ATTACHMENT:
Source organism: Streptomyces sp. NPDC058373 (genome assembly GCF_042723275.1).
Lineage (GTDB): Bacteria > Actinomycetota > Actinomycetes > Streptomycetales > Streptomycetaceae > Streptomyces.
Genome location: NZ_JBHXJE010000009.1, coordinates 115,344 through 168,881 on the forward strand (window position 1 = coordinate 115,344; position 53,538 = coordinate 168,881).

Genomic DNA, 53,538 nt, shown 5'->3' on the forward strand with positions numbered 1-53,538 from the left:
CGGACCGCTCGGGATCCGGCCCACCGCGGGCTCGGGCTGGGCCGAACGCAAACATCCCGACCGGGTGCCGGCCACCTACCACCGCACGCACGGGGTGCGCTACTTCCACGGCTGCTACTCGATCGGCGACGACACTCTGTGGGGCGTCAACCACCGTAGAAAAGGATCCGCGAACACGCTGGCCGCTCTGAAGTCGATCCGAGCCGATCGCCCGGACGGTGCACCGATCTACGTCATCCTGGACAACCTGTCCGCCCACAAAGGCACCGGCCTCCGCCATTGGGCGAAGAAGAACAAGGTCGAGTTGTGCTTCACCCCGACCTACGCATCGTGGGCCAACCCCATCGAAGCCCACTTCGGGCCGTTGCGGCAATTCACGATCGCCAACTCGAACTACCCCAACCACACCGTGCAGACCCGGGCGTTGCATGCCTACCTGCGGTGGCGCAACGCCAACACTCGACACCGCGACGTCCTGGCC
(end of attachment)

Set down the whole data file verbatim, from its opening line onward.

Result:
Source organism: Streptomyces sp. NPDC058373 (genome assembly GCF_042723275.1).
Lineage (GTDB): Bacteria > Actinomycetota > Actinomycetes > Streptomycetales > Streptomycetaceae > Streptomyces.
Genome location: NZ_JBHXJE010000009.1, coordinates 115,344 through 168,881 on the forward strand (window position 1 = coordinate 115,344; position 53,538 = coordinate 168,881).

Genomic DNA, 53,538 nt, shown 5'->3' on the forward strand with positions numbered 1-53,538 from the left:
CGGACCGCTCGGGATCCGGCCCACCGCGGGCTCGGGCTGGGCCGAACGCAAACATCCCGACCGGGTGCCGGCCACCTACCACCGCACGCACGGGGTGCGCTACTTCCACGGCTGCTACTCGATCGGCGACGACACTCTGTGGGGCGTCAACCACCGTAGAAAAGGATCCGCGAACACGCTGGCCGCTCTGAAGTCGATCCGAGCCGATCGCCCGGACGGTGCACCGATCTACGTCATCCTGGACAACCTGTCCGCCCACAAAGGCACCGGCCTCCGCCATTGGGCGAAGAAGAACAAGGTCGAGTTGTGCTTCACCCCGACCTACGCATCGTGGGCCAACCCCATCGAAGCCCACTTCGGGCCGTTGCGGCAATTCACGATCGCCAACTCGAACTACCCCAACCACACCGTGCAGACCCGGGCGTTGCATGCCTACCTGCGGTGGCGCAACGCCAACACTCGACACCGCGACGTCCTGGCC